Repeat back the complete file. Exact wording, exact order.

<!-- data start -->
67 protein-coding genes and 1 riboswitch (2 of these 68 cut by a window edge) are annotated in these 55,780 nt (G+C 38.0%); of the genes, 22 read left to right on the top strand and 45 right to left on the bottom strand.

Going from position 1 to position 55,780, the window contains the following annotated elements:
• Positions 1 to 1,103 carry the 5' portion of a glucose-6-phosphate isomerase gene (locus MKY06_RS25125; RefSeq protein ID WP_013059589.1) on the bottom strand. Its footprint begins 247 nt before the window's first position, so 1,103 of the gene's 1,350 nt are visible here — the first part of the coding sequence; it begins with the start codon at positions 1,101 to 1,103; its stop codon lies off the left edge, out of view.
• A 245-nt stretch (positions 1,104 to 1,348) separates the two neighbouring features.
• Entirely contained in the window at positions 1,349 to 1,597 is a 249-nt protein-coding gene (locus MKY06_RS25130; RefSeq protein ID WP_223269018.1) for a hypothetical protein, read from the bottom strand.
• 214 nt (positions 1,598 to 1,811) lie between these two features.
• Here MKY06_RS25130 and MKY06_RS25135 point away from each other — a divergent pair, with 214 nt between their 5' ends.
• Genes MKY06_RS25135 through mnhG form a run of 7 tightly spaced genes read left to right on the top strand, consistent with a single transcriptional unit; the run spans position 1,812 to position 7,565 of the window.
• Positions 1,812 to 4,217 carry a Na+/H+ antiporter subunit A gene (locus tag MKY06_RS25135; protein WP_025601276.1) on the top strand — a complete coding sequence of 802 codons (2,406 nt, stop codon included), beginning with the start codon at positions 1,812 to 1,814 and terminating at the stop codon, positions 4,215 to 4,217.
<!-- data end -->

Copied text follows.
67 protein-coding genes and 1 riboswitch (2 of these 68 cut by a window edge) are annotated in these 55,780 nt (G+C 38.0%); of the genes, 22 read left to right on the top strand and 45 right to left on the bottom strand.

Going from position 1 to position 55,780, the window contains the following annotated elements:
• Positions 1 to 1,103 carry the 5' portion of a glucose-6-phosphate isomerase gene (locus MKY06_RS25125; RefSeq protein ID WP_013059589.1) on the bottom strand. Its footprint begins 247 nt before the window's first position, so 1,103 of the gene's 1,350 nt are visible here — the first part of the coding sequence; it begins with the start codon at positions 1,101 to 1,103; its stop codon lies off the left edge, out of view.
• A 245-nt stretch (positions 1,104 to 1,348) separates the two neighbouring features.
• Entirely contained in the window at positions 1,349 to 1,597 is a 249-nt protein-coding gene (locus MKY06_RS25130; RefSeq protein ID WP_223269018.1) for a hypothetical protein, read from the bottom strand.
• 214 nt (positions 1,598 to 1,811) lie between these two features.
• Here MKY06_RS25130 and MKY06_RS25135 point away from each other — a divergent pair, with 214 nt between their 5' ends.
• Genes MKY06_RS25135 through mnhG form a run of 7 tightly spaced genes read left to right on the top strand, consistent with a single transcriptional unit; the run spans position 1,812 to position 7,565 of the window.
• Positions 1,812 to 4,217 carry a Na+/H+ antiporter subunit A gene (locus tag MKY06_RS25135; protein WP_025601276.1) on the top strand — a complete coding sequence of 802 codons (2,406 nt, stop codon included), beginning with the start codon at positions 1,812 to 1,814 and terminating at the stop codon, positions 4,215 to 4,217.